In case you haven't heard by now, there's a major student loan crisis brewing, and the average American borrower is graduating with more debt than ever before. In fact, student debt is rising faster than inflation, and it doesn't just affect recent graduates. Even seniors -- the last people you'd expect to be saddled with student debt -- owe over $18 billion in loans.
So just how much does the average American owe post-college? Here are some key statistics on student debt, courtesy of Student Loan Hero:
- The average Class of 2016 graduate racked up just over $37,000 in student debt, up 6% from the previous year.
- The average 20- to 30-year old American's monthly student loan payment is $351.
- 43 million Americans collectively owe $1.3 trillion in student loans.
Now to an extent, these numbers aren't shocking given the exorbitant cost of college these days. The College Board estimates that for the 2015-2016 school year, the cost to attend college, including tuition, fees, and room and board where applicable, averaged:
- $11,438 for a public two-year school.
- $19,548 for public four-year in-state school.
- $34,031 for a public four-year out-of-state school.
- $43,921 for a private four-year non-profit school.
It's no wonder Americans have no choice but to borrow up the wazoo. The problem, however, is that some of us are going overboard. In fact, college loans are the only category of consumer debt that's failed to decrease since the 2008 recession. And if we continue borrowing this way, we're going to have an even bigger problem on our hands.
The dangers of defaulting on student loans
It's one thing to borrow money for college and grumble every time a monthly payment comes due, but many of us are struggling to keep up with those payments. The federal loan default rate is now over 11%, and while it's an improvement from six years ago, when the default rate was close to 15%, it's still far from ideal.
What many borrowers don't realize is that defaulting on student debt comes with serious consequences -- namely, you might get sued for the amount you owe and wind up on the hook not just for your debt, but for the cost of bringing a lawsuit against you. Furthermore, a student loan default will usually remain on your credit report for seven years, but if you fail to make payments on a Perkins loan, it'll scar your credit report even longer. During this time, you may have trouble getting an auto loan, renting an apartment, or even getting a job.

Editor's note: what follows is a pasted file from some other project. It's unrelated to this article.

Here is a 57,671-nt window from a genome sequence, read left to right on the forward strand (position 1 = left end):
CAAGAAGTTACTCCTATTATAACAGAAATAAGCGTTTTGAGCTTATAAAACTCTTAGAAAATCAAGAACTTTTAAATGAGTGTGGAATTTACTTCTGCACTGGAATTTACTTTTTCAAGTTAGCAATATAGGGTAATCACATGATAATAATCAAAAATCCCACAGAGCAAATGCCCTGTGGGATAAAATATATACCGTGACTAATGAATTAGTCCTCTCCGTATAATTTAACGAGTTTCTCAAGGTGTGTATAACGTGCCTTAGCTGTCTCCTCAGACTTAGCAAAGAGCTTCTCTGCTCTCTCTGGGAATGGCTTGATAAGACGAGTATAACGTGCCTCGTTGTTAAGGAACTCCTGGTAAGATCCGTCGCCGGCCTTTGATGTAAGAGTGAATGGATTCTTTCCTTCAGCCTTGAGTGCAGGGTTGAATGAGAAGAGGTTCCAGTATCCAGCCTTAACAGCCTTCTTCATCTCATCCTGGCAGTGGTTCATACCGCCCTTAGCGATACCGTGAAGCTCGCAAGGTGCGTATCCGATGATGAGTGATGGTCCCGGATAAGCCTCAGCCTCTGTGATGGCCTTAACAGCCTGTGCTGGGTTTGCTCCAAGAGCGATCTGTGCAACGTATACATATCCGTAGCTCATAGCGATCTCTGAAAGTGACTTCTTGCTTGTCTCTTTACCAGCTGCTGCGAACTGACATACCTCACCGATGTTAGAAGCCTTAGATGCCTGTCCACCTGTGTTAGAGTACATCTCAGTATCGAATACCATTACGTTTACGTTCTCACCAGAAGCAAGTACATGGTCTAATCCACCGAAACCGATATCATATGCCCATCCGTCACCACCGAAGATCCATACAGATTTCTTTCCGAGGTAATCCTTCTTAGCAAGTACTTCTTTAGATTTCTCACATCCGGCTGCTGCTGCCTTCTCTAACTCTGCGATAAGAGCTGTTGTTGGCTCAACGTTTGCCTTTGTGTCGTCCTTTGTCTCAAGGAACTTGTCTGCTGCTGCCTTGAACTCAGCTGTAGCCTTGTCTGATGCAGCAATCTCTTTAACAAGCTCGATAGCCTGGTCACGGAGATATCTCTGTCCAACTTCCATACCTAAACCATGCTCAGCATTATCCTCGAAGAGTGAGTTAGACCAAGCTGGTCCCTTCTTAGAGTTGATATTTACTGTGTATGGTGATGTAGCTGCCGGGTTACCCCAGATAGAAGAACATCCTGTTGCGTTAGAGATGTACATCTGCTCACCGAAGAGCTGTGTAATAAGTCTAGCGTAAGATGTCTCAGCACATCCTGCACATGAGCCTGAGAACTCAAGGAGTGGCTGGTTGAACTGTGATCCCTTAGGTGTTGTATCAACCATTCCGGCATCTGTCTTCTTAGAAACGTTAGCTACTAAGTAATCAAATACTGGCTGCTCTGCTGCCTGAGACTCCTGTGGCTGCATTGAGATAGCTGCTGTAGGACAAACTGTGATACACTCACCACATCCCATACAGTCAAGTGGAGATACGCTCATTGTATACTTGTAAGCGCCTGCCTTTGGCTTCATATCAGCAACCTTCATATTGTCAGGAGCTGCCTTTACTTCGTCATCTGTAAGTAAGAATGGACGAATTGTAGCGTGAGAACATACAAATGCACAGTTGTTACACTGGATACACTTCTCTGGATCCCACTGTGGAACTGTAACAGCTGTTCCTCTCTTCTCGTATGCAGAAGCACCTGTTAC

Additionally, anyone who defaults on a student loan is barred from working for a federal agency. And if you already work for a government agency and default on your loans, you could risk suspension or job loss.
Furthermore, the government will often stop at nothing to collect on student debt. If you fail to make payments, the government might go so far as to garnish your wages or seize your tax refund before you can get your hands on it. Plus, unlike other types of debt, student loans aren't automatically dischargeable in bankruptcy. Talk about unforgiving.
Student debt can derail retirement savings
But it's not just defaults that borrowers have to worry about. Repaying your loans in full -- which you're legally obligated to do -- could have a serious impact not just on your short-term finances, but also on your retirement. A Morningstar report reveals that no matter your age or income, for every $1 of student debt you accrue, you're likely to decrease your retirement savings by $0.35. So if you finish college $37,000 in debt like the average recent grad, you'll set yourself back almost $13,000 in retirement savings.
Here's another scenario to consider. Let's say you're 22 years old and spend the next 10 years paying $350 a month until you finally knock out your student loans. If you were to spend those 10 years saving $350 a month for retirement instead without contributing another dime to a retirement account past age 32, you'd have over $770,000 by age 65 assuming an 8% average annual return on investment (which is doable with a stock-focused portfolio). The more debt you take on, the greater your chances of having to delay retirement or, worse yet, run out of money in your old age. That's just not a risk worth taking.
Take the less expensive road to a degree
If you don't have the money to pay for college outright, which most of us don't, it's time to explore lower-cost alternatives for getting your degree. At the very least, opt for an in-state school, where you'll save an average of $24,000 a year compared to a private university. Better yet, choose a school that's commutable. While you might miss out on the dorm experience, you'll shave a good $10,000 off your bill each year.
You might also consider starting out at community college and transferring to an in-state public school after two years. This especially makes sense if you're in a non-specialized program and expect to take a lot of core or prerequisite classes early on in your college career. Attending community college over an in-state school could save you a good $8,000 a year.
There's a difference between taking on student debt in pursuit of your degree and getting in way over your head to attend a big-name college that may or may not lead you toward a successful, lucrative career. Sure, there's something to be said about graduating from the college of your dreams, but given the long-term financial sacrifice you might make to get there, you'll need to ask yourself whether the cost is ultimately worth it.